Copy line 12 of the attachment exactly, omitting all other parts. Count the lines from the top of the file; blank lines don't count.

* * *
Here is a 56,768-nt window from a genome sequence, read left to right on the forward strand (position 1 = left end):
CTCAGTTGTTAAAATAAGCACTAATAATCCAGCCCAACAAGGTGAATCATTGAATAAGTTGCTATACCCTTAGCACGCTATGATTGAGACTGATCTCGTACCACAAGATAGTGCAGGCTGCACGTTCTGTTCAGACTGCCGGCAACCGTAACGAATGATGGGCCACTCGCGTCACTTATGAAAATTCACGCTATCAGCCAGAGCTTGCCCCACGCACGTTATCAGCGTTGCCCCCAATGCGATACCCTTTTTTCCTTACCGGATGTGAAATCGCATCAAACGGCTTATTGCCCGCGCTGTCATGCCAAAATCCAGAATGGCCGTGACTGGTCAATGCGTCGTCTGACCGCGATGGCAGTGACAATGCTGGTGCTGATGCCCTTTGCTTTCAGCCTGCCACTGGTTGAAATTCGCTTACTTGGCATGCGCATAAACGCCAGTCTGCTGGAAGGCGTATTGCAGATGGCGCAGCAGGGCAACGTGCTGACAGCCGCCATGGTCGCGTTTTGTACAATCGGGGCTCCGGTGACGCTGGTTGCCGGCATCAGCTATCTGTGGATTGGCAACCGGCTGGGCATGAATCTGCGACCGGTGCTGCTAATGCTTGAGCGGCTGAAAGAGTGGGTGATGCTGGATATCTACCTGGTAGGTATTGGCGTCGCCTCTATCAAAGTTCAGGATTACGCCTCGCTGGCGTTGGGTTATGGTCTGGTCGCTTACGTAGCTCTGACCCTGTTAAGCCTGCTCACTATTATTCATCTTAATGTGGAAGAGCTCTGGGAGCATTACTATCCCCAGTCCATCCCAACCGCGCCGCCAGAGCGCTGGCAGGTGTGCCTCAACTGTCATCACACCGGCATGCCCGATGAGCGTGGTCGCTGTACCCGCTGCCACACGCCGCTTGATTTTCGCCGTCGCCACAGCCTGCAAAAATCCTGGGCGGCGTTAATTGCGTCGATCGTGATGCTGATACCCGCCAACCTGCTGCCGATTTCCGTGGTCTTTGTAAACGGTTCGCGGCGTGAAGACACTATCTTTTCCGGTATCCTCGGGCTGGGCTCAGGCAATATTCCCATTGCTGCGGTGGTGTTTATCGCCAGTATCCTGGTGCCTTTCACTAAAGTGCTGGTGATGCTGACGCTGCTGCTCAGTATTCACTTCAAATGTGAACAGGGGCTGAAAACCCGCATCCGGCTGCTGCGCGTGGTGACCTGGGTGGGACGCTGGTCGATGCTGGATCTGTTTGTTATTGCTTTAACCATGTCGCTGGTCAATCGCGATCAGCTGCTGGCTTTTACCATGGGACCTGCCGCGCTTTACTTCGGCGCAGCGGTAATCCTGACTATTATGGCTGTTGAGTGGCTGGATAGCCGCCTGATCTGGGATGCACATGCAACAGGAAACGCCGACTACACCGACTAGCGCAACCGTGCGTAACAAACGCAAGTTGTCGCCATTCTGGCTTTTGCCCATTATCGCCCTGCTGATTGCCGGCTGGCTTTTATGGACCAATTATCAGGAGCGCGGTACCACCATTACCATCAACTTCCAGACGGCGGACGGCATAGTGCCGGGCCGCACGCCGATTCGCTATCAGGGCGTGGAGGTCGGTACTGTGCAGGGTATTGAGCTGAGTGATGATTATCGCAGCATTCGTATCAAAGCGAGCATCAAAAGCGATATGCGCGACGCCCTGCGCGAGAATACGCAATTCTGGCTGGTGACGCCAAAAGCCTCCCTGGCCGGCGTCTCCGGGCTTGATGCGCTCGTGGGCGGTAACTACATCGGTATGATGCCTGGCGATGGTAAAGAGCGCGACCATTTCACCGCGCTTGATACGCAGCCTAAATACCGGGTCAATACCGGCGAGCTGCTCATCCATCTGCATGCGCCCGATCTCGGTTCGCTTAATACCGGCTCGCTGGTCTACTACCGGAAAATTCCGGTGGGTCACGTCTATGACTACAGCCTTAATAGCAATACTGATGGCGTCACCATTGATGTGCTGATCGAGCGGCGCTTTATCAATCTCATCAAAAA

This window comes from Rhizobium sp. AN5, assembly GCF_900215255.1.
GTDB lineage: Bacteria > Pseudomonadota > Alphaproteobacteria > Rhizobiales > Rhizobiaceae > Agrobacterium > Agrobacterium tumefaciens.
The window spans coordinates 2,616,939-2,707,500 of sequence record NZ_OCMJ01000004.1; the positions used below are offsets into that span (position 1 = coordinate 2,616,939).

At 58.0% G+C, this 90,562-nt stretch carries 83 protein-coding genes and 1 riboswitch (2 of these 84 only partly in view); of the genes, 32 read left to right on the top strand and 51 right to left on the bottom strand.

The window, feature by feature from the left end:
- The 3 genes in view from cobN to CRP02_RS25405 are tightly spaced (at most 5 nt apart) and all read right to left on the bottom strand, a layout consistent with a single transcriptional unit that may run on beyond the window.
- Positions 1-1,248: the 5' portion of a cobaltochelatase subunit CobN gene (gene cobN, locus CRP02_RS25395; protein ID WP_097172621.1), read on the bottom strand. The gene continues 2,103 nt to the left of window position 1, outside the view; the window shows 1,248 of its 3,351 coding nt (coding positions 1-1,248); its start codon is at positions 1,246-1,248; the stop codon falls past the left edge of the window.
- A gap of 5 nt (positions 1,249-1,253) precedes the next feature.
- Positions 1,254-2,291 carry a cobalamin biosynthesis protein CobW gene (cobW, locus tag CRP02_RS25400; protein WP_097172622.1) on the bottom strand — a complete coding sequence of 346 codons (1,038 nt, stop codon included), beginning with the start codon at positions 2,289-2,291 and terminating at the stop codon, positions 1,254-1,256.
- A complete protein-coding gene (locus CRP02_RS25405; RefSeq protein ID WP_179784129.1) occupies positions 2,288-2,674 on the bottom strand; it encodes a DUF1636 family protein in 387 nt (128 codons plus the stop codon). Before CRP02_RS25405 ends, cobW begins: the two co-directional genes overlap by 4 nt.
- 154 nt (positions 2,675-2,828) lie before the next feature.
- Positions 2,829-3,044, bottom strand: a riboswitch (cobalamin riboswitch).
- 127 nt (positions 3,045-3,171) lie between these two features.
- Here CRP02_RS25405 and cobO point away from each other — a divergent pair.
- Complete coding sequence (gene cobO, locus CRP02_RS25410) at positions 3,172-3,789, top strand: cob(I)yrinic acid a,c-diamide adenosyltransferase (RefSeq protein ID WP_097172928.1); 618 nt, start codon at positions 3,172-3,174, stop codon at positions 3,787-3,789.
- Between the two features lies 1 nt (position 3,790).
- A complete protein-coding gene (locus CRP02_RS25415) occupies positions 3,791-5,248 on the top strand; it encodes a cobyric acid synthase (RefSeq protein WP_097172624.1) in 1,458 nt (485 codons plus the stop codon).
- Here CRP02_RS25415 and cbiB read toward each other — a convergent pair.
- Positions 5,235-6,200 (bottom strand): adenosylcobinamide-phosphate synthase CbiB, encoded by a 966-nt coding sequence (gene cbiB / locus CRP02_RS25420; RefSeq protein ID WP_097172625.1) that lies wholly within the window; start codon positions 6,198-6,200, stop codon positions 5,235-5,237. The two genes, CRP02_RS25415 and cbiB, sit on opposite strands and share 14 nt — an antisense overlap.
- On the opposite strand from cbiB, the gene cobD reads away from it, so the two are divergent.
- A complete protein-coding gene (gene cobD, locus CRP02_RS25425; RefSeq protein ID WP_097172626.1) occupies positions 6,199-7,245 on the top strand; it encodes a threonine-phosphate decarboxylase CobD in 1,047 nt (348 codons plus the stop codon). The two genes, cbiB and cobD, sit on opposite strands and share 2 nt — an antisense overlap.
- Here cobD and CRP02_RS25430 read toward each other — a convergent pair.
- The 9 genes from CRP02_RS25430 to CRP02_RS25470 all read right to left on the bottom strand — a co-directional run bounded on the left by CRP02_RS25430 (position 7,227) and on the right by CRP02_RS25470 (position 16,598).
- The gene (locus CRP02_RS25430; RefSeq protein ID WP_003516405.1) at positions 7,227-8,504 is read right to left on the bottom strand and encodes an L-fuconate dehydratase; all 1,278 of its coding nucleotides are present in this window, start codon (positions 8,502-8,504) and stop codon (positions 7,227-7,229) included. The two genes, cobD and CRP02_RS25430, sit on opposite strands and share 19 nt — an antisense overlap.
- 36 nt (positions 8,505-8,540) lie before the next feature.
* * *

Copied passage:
- A complete protein-coding gene (locus CRP02_RS25405; RefSeq protein ID WP_179784129.1) occupies positions 2,288-2,674 on the bottom strand; it encodes a DUF1636 family protein in 387 nt (128 codons plus the stop codon). Before CRP02_RS25405 ends, cobW begins: the two co-directional genes overlap by 4 nt.